Cast your vote
You can rate an item by clicking the amount of stars they wish to award to this item.
When enough users have cast their vote on this item, the average rating will also be shown.
Your vote was cast
Thank you for your feedback
Thank you for your feedback
Research Subject Categories::TECHNOLOGY::Electrical engineering, electronics and photonics::Electrical engineering
Research Subject Categories::TECHNOLOGY::Engineering mechanics
MetadataShow full item record
AbstractIn this thesis, a short film titled “Engineering with a Purpose: Nontraditional Perspectives” is produced. A film written, edited, and produced by a mechanical engineering undergraduate was something outside of the norm for a final report. In order to successfully create a film, research on the types and style of films was performed. Movavi Editor software was utilized for purposes of editing. This film challenges perspectives and opens eyes to the cross-disciplinary skills engineering requires while drawing attention to the lessons engineers can learn from other disciplines. The meaning, history and stereotypical views that engineering possesses is expressed. The correlations between philosophy and engineering are filmed with an Ancient Greek Socratic lens. The challenges women must overcome in a predominantly male field are conveyed. Inspirational and telling clips to encourage young women considering engineering concludes this portion of the film. Art and engineering is also expressed through the opportunities 3D manufacturing provides. The film is concluded with multiple languages to open the audience eyes that the basis of engineering, problem solving, is nondiscriminatory. The film’s mission is to inspire non-engineers about how they can relate to engineering practice while motivating current engineers to never give up. It also draws attention to the role an engineer plays in society for progress and future development. Creating a film was a whole design process that required countless iterations. Motivation for this film stemmed from professional opportunities with a mechanical engineering degree and the potential positive impacts and purposeful work engineering requires.
The following license files are associated with this item:
- Creative Commons
Except where otherwise noted, this item's license is described as Attribution-NonCommercial-NoDerivs 3.0 United States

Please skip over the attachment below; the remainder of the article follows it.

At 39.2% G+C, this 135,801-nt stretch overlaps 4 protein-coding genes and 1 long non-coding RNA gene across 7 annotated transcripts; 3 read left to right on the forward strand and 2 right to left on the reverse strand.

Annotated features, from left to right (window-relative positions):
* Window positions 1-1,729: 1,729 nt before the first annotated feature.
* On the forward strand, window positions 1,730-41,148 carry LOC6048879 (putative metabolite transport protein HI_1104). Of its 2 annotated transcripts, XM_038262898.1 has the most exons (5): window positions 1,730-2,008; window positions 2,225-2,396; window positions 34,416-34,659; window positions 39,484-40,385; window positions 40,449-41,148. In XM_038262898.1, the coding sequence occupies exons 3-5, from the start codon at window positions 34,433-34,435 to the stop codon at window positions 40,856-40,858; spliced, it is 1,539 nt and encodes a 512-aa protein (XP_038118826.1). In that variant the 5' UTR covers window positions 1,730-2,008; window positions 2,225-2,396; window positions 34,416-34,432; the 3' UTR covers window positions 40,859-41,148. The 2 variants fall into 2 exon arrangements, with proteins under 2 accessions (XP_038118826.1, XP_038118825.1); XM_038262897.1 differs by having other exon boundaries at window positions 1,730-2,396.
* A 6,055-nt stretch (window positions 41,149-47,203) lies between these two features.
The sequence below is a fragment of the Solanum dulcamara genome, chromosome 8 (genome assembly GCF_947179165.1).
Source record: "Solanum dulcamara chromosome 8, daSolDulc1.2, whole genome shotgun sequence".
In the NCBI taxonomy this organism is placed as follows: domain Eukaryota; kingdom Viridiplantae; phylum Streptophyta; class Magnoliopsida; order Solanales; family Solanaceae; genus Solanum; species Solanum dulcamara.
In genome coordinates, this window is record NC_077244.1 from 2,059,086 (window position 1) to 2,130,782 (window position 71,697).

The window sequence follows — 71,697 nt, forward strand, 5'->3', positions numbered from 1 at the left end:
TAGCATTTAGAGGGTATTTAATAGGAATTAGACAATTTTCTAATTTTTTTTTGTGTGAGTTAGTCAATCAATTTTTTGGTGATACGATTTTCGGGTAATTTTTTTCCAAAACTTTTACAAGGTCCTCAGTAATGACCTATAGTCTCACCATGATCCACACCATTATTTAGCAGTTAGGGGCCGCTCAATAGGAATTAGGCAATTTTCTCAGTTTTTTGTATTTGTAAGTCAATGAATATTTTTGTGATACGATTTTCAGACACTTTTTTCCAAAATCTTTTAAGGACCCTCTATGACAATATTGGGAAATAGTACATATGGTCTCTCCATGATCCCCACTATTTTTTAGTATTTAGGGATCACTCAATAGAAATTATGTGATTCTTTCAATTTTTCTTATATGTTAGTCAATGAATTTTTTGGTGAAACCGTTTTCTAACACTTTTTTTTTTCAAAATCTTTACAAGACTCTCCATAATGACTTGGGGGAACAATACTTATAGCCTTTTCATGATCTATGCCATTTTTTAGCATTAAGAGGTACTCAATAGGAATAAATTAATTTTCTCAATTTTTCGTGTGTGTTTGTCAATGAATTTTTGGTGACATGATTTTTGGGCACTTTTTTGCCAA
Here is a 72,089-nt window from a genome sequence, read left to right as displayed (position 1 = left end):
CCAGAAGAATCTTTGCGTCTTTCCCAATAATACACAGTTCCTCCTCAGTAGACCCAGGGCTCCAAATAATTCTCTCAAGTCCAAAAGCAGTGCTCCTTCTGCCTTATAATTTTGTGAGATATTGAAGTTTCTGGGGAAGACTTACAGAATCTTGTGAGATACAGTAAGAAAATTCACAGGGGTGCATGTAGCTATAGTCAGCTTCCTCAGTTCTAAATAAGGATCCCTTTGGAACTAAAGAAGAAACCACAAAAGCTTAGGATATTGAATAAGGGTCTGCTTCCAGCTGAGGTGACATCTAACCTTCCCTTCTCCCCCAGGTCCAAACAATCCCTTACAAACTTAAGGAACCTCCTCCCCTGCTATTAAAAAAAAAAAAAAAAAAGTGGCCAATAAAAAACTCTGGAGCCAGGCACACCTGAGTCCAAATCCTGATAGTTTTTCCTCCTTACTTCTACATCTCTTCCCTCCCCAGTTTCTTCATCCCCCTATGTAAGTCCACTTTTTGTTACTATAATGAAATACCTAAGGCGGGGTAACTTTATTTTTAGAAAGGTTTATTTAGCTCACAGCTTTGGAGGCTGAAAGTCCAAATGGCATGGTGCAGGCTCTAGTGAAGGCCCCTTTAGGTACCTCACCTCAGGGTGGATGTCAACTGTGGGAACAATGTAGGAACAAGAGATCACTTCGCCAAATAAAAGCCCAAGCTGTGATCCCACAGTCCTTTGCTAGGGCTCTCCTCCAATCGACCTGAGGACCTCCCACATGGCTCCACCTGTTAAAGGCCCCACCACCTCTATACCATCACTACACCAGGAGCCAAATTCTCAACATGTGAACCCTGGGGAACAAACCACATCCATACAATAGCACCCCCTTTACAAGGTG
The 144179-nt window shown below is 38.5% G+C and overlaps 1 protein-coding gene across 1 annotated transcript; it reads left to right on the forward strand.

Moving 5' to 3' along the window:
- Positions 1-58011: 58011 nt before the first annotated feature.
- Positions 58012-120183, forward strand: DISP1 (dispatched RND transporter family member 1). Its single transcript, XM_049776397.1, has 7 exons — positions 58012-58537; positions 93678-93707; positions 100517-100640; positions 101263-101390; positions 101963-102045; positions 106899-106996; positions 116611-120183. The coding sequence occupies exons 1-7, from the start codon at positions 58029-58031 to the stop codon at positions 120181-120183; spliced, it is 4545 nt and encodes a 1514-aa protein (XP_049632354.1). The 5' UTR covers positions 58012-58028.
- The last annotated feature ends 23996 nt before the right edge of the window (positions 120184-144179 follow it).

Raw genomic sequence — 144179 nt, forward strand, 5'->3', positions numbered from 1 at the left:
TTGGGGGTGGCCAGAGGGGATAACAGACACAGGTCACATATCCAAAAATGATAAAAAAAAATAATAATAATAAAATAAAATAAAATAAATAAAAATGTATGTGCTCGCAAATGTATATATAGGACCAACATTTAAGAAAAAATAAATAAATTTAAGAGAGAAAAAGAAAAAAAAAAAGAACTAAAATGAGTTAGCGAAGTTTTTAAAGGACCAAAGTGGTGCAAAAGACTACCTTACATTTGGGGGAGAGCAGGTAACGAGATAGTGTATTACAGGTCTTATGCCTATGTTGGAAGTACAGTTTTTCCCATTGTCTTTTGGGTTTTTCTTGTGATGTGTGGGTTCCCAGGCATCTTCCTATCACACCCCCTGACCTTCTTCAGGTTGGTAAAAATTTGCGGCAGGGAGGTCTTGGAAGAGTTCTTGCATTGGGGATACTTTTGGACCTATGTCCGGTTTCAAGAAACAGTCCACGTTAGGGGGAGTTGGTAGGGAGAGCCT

Showing items related by title, author, creator and subject.
Acoustical test chamberCabuk, Cansu (2018-05)The purpose of this project is to create an acoustical test chamber for use by students and faculty of the Division of Engineering Programs at SUNY New Paltz. An acoustical test chamber is a controlled environment that is instrumented with a microphone array. This allows the user to perform accurate acoustical measurements on sound sources without outside interference while also dampening internal sound. These measurements will help the user determine vital sound parameters and display information relating to the sound signal. The properties of sound that are measured include sound intensity and sound frequency. Sound frequency information is plotted and displayed using a spectrogram. In addition, a sound localization feature using time difference of arrival estimation was implemented into the chamber’s functionality. The sound is measured using four electret microphones, then transferred to a computer utilizing stereo microphone inputs. The computing environment, MATLAB, and its functions were utilized by establishing a user friendly, interactive interface between the sensor hardware and the test environment. MATLAB’s functions and Graphical User Interface (GUI) feature, proved to be critical tools in simplifying the data acquisition, algorithmic and display processes. Before final construction, the sound location feature produced results with an average of 17% error. While after final construction, the number of trials that produced feasible results decreased drastically. This may be down to slight changes in the array geometry during the chamber’s construction process. This project is important as it provides engineering students at SUNY New Paltz, an opportunity to further enhance their exposure to acoustical testing techniques. The sound chamber will be used to verify analysis techniques learned in the classroom, in addition to providing research opportunities to students. However, the sound location feature is inadequate and still needs development.